Common Defense Richard Falknor on 09 Aug 2008 10:31 pm
“To believe what is in front of our noses is extremely unpleasant: namely that the Russians carefully planned this operation, and then carried it out when Putin was in Beijing, along with Bush. And yet the evidence is convincing (quite aside from the fanciful notion that Georgia was itching for a war with Russia).”
“If I were the Baltic states and Poland, like Georgia on the receiving end of Russian threats; Taiwan, on the receiving end of Chinese threats; Israel, Bahrain, Kuwait, and the United Arab Emirates, on the receiving end of Iranian threats; or Columbia, on the receiving end of Veneuzelan subterfuge, I would be very worried indeed at the ineffectiveness of Washington’s response.”
To follow on-the-ground details, see Blackfive’s “The Devil went to Georgia” here.
UPDATES August 10! Power Line Blog here assesses the response of the candidates to Russian aggression in the Caucasus:
“McCain has strongly and unequivocally come out in support of our ally Georgia, while placing the onus for the war squarely where it belongs, on Russia. In this, he has aligned himself with our most loyal European allies. Obama, on the other hand, issued the sort of vapid statement that would ingratiate him with the State Department while not requiring any distraction from his Hawaii vacation. An interesting point, by the way: McCain is supposed to be the old guy, but Obama is the one who needs a vacation.”
” . . . I’d argue that we needn’t wait for Obama for a second Carter term: The whiplash policy reversals that have marked Bush’s second term have already moved U.S foreign policy into Carter mode.”
* * * * *
The collision of the military forces of Russia and those of the Republic of Georgia are masked for many by the news of the Olympic Games in China and the day-to-day maneuvers of the contenders in our own presidential contest.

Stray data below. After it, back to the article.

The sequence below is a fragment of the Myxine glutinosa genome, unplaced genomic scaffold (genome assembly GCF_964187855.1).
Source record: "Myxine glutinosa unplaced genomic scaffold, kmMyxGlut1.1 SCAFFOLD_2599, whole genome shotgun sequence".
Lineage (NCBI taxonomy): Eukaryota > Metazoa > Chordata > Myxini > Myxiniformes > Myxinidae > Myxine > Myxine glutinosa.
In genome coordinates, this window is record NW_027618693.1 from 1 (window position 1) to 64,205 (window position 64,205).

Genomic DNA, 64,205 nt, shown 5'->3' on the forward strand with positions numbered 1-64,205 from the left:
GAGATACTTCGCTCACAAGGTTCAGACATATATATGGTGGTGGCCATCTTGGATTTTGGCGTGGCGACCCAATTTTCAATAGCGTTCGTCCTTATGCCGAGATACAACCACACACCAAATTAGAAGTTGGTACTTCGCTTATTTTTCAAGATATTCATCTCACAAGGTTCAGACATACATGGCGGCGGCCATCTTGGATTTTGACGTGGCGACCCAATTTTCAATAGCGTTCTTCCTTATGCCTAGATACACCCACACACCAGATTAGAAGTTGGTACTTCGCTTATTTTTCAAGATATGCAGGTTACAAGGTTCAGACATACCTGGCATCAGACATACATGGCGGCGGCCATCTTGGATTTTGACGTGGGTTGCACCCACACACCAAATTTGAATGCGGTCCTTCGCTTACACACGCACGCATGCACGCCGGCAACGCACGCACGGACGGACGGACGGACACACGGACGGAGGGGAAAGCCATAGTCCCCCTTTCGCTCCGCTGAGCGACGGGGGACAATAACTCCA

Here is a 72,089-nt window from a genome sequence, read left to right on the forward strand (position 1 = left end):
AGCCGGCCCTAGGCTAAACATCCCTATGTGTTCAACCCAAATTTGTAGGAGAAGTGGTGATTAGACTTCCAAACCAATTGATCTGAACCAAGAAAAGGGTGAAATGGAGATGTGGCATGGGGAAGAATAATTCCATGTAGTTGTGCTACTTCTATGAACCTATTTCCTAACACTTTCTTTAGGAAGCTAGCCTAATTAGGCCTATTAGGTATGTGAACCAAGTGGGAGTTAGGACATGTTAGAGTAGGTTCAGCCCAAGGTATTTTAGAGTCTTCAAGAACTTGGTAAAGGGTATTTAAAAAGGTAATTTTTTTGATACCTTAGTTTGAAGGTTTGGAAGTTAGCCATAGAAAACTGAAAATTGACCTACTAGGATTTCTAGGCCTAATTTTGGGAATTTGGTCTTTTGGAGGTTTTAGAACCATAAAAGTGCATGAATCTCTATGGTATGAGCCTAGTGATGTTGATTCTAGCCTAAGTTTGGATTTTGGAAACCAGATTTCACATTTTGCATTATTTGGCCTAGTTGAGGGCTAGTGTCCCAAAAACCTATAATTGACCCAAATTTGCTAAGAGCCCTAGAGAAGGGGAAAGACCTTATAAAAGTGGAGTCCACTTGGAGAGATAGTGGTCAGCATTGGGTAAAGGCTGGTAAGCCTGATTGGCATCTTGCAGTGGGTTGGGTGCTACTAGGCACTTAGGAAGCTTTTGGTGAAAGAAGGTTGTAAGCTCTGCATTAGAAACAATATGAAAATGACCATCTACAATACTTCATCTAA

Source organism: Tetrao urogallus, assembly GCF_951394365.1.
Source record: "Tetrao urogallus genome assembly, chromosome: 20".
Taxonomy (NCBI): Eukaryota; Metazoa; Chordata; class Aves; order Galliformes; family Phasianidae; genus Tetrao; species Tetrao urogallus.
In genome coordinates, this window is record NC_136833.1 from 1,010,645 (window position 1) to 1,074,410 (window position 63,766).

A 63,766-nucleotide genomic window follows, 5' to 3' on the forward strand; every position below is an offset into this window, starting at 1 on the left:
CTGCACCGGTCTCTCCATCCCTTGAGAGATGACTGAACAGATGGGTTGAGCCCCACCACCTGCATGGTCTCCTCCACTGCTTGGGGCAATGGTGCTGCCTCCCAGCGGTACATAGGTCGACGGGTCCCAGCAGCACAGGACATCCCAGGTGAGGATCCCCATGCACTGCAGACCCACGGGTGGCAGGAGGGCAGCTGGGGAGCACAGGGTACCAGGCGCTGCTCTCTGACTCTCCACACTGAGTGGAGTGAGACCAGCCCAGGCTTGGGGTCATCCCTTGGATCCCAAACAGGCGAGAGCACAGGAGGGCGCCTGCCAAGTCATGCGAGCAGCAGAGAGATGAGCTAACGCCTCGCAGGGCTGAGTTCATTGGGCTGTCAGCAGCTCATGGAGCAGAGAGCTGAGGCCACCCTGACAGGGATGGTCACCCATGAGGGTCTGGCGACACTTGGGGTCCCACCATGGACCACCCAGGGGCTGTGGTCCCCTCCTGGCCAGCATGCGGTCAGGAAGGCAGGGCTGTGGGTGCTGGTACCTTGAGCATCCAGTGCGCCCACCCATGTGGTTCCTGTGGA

In his column today here, however, Roger Kimball writes:
“But I suspect that in the years to come what most historians–and perhaps the rest of us, too–will think of when we hear the date August 8, 2008 is not China, and certainly not old what’s-his-name with the hair, the mistress, and pathetic claims of being “99 percent honest“. What we’ll think of is the country of Georgia and we’ll realize that August 8 was the date when Russia began reassembling the former Soviet empire in earnest.
When Russian tanks and troops poured into the separatist Georgian province of South Ossetia yesterday, it was not, as Russian President Dmitry Medvedev said, part of a ‘peacekeeping mission.’ It was part of an imperialist mission whose undeclared goal is to reabsorb the whole of Georgia–West-leaning Georgia with its critical oil pipeline supplying energy to an increasingly thirsty Europe–into mother Russia.
Indeed, that pipeline is the unacknowledged key to the drama–unacknowledged, anyway, by the belligerents. As an AP story notes, the ‘U.S.-backed oil pipeline runs through Georgia, allowing the West to reduce its reliance on Middle Eastern oil while bypassing Russia and Iran.’ A good thing for the West; but is such autonomy something Russia (or, for that matter, Iran) wants to encourage?” (Underscoring Forum’s.)
But read all of Kimball’s column to get his historical perspective. Adds NRO’s Andrew McCarthy here: